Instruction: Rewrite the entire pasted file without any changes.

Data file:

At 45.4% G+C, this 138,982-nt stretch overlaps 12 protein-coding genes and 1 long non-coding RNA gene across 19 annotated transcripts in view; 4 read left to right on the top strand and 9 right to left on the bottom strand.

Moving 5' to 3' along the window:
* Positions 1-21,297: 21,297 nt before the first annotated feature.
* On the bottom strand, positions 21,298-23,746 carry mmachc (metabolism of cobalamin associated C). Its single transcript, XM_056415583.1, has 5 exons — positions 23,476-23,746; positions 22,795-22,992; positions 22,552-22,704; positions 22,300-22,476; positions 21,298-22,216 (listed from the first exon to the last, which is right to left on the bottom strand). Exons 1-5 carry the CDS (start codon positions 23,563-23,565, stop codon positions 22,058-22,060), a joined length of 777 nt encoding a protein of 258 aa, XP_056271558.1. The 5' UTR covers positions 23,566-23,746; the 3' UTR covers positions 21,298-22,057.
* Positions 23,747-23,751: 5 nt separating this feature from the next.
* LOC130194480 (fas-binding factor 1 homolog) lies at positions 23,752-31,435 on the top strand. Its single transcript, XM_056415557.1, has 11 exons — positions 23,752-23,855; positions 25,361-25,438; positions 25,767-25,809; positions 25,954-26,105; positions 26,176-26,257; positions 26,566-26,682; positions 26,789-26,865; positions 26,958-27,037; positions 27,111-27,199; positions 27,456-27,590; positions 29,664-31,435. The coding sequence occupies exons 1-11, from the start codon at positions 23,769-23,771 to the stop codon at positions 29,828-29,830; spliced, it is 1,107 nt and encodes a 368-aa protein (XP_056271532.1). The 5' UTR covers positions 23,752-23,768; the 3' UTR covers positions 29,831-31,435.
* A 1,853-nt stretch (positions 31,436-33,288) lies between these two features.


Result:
At 45.4% G+C, this 138,982-nt stretch overlaps 12 protein-coding genes and 1 long non-coding RNA gene across 19 annotated transcripts in view; 4 read left to right on the top strand and 9 right to left on the bottom strand.

Moving 5' to 3' along the window:
* Positions 1-21,297: 21,297 nt before the first annotated feature.
* On the bottom strand, positions 21,298-23,746 carry mmachc (metabolism of cobalamin associated C). Its single transcript, XM_056415583.1, has 5 exons — positions 23,476-23,746; positions 22,795-22,992; positions 22,552-22,704; positions 22,300-22,476; positions 21,298-22,216 (listed from the first exon to the last, which is right to left on the bottom strand). Exons 1-5 carry the CDS (start codon positions 23,563-23,565, stop codon positions 22,058-22,060), a joined length of 777 nt encoding a protein of 258 aa, XP_056271558.1. The 5' UTR covers positions 23,566-23,746; the 3' UTR covers positions 21,298-22,057.
* Positions 23,747-23,751: 5 nt separating this feature from the next.
* LOC130194480 (fas-binding factor 1 homolog) lies at positions 23,752-31,435 on the top strand. Its single transcript, XM_056415557.1, has 11 exons — positions 23,752-23,855; positions 25,361-25,438; positions 25,767-25,809; positions 25,954-26,105; positions 26,176-26,257; positions 26,566-26,682; positions 26,789-26,865; positions 26,958-27,037; positions 27,111-27,199; positions 27,456-27,590; positions 29,664-31,435. The coding sequence occupies exons 1-11, from the start codon at positions 23,769-23,771 to the stop codon at positions 29,828-29,830; spliced, it is 1,107 nt and encodes a 368-aa protein (XP_056271532.1). The 5' UTR covers positions 23,752-23,768; the 3' UTR covers positions 29,831-31,435.
* A 1,853-nt stretch (positions 31,436-33,288) lies between these two features.